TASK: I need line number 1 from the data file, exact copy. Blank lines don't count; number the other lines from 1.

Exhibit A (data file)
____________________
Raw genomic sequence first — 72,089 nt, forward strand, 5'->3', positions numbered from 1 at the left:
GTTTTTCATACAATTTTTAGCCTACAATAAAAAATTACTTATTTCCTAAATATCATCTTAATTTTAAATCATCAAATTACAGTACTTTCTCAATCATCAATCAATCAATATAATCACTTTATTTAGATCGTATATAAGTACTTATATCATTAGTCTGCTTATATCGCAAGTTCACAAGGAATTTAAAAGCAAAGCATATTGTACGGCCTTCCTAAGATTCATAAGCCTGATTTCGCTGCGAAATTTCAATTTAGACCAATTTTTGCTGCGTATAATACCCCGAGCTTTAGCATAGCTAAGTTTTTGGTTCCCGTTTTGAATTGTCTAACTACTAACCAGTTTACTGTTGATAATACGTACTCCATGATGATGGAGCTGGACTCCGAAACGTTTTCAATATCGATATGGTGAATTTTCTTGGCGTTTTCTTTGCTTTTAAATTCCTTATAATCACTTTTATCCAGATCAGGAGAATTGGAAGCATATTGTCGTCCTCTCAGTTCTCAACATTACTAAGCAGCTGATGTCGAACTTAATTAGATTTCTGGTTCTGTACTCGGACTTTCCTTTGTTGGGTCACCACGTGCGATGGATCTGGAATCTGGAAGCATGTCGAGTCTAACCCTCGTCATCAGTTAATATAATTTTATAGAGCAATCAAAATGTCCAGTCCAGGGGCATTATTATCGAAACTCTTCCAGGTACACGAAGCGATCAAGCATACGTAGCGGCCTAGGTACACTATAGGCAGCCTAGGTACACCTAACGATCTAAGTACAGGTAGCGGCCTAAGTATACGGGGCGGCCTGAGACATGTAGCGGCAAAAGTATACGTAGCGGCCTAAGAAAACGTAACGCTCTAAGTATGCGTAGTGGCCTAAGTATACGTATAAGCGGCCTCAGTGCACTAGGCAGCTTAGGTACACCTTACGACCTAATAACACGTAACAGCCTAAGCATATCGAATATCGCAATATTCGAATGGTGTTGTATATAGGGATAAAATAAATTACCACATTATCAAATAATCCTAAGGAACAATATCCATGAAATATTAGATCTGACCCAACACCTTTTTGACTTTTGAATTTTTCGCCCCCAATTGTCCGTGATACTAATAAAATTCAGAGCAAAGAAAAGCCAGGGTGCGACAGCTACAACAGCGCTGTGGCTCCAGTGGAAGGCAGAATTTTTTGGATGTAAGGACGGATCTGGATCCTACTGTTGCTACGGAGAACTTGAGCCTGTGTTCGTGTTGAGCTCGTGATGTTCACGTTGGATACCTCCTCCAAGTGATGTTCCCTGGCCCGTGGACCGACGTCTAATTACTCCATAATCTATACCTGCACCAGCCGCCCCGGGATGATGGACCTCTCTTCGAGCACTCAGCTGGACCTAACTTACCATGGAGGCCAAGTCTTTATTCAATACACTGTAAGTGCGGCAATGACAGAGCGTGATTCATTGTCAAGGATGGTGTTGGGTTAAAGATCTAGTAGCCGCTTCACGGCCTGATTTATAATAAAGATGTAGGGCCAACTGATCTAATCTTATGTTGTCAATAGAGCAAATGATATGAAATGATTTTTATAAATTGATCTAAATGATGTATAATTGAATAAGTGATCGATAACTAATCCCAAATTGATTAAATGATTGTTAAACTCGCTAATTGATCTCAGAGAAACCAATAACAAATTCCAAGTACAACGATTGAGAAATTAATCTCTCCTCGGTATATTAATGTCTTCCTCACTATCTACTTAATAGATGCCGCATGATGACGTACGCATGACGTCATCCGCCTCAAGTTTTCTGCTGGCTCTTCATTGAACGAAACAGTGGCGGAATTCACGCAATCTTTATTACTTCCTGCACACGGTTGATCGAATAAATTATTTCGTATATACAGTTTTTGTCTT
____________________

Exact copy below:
Raw genomic sequence first — 72,089 nt, forward strand, 5'->3', positions numbered from 1 at the left: